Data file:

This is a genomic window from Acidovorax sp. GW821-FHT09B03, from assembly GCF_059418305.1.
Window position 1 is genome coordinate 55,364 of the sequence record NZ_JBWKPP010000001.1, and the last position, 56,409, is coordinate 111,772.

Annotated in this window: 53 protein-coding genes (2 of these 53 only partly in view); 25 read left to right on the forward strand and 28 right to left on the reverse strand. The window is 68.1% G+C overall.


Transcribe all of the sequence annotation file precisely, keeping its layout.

This is a genomic window from Acidovorax sp. GW821-FHT09B03, from assembly GCF_059418305.1.
Window position 1 is genome coordinate 55,364 of the sequence record NZ_JBWKPP010000001.1, and the last position, 56,409, is coordinate 111,772.

Annotated in this window: 53 protein-coding genes (2 of these 53 only partly in view); 25 read left to right on the forward strand and 28 right to left on the reverse strand. The window is 68.1% G+C overall.